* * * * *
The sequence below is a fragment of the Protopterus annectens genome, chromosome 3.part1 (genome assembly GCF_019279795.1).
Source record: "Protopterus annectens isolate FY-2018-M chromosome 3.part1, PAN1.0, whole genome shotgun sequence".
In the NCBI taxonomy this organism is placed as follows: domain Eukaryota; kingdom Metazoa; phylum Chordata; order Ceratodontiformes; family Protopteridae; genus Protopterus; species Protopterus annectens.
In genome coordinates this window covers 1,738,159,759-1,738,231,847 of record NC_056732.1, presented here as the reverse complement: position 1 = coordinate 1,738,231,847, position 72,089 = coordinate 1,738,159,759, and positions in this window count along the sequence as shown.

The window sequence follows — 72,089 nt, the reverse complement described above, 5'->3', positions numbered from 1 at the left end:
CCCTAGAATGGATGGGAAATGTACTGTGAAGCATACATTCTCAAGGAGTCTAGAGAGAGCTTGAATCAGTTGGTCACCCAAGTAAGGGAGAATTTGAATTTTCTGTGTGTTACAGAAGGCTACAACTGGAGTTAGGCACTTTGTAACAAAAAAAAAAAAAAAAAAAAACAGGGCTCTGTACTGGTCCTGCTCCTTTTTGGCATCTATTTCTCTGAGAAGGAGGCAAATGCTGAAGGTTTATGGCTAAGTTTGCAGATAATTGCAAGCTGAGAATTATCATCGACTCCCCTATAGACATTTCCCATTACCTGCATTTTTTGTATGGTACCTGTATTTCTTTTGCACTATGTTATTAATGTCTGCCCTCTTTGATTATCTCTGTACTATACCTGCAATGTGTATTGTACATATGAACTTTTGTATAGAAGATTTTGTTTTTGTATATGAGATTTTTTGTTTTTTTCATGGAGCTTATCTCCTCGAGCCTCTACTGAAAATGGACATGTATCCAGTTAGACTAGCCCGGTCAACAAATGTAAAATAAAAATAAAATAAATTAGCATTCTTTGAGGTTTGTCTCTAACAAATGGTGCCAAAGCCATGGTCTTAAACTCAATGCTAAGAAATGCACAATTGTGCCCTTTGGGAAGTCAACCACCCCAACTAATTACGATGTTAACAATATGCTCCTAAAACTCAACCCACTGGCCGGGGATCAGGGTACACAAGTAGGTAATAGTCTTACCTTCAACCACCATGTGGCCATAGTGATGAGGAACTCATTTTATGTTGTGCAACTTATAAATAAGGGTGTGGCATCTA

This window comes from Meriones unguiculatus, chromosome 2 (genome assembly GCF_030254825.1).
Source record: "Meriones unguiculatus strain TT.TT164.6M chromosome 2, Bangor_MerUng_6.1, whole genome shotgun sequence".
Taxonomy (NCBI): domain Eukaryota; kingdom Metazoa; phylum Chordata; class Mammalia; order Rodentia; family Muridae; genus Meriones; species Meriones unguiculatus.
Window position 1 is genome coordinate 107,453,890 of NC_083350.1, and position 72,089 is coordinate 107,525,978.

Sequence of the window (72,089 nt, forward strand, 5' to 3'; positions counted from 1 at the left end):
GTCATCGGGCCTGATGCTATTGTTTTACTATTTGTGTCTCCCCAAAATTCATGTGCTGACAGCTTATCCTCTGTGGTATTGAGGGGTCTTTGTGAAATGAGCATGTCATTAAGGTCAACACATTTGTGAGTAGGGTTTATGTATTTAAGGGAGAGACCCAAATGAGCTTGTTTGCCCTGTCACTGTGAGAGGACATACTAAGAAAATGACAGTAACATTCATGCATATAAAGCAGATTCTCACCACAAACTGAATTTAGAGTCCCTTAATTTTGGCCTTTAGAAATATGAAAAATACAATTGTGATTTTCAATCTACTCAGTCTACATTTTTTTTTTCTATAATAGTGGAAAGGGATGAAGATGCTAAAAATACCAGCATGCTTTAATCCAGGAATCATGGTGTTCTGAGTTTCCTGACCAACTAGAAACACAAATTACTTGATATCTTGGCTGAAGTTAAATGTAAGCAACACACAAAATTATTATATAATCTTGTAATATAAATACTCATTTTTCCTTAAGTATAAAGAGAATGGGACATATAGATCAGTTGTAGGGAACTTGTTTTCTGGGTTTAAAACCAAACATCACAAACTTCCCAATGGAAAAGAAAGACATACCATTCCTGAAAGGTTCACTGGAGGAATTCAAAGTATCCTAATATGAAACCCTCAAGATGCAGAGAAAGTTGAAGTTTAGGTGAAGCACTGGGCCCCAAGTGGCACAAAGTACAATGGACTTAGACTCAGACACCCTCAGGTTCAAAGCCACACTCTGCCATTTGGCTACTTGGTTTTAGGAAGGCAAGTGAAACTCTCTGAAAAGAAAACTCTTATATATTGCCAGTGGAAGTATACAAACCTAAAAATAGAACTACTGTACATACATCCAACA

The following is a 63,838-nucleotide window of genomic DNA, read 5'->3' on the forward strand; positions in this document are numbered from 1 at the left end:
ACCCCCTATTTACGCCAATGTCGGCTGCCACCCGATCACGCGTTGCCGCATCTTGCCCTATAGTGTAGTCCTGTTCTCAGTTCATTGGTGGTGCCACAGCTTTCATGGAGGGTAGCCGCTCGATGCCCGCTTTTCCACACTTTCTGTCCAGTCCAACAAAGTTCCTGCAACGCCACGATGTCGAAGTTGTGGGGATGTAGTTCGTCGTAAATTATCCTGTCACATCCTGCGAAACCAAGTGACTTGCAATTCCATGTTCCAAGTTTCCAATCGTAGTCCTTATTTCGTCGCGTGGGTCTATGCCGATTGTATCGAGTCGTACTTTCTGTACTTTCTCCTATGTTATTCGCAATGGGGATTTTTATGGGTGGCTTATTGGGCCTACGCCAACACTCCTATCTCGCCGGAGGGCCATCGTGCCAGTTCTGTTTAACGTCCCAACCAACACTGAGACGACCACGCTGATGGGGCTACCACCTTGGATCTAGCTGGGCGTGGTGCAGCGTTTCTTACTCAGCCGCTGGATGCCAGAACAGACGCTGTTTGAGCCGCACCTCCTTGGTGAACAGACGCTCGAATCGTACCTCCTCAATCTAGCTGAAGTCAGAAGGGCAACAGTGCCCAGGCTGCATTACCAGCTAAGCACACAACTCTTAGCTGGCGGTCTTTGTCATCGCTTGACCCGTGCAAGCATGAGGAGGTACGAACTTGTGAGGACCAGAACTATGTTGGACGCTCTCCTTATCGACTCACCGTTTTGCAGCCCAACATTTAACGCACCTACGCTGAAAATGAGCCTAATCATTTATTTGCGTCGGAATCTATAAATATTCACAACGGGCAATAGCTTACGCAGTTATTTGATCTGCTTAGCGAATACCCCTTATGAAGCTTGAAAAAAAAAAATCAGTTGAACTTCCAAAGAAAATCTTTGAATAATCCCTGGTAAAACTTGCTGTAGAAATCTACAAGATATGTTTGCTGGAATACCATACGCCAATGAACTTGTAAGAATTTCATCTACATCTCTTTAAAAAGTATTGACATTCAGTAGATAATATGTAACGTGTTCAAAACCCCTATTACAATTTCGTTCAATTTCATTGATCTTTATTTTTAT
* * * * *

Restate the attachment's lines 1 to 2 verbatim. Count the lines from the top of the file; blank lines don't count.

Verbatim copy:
The sequence below is a fragment of the Protopterus annectens genome, chromosome 3.part1 (genome assembly GCF_019279795.1).
Source record: "Protopterus annectens isolate FY-2018-M chromosome 3.part1, PAN1.0, whole genome shotgun sequence".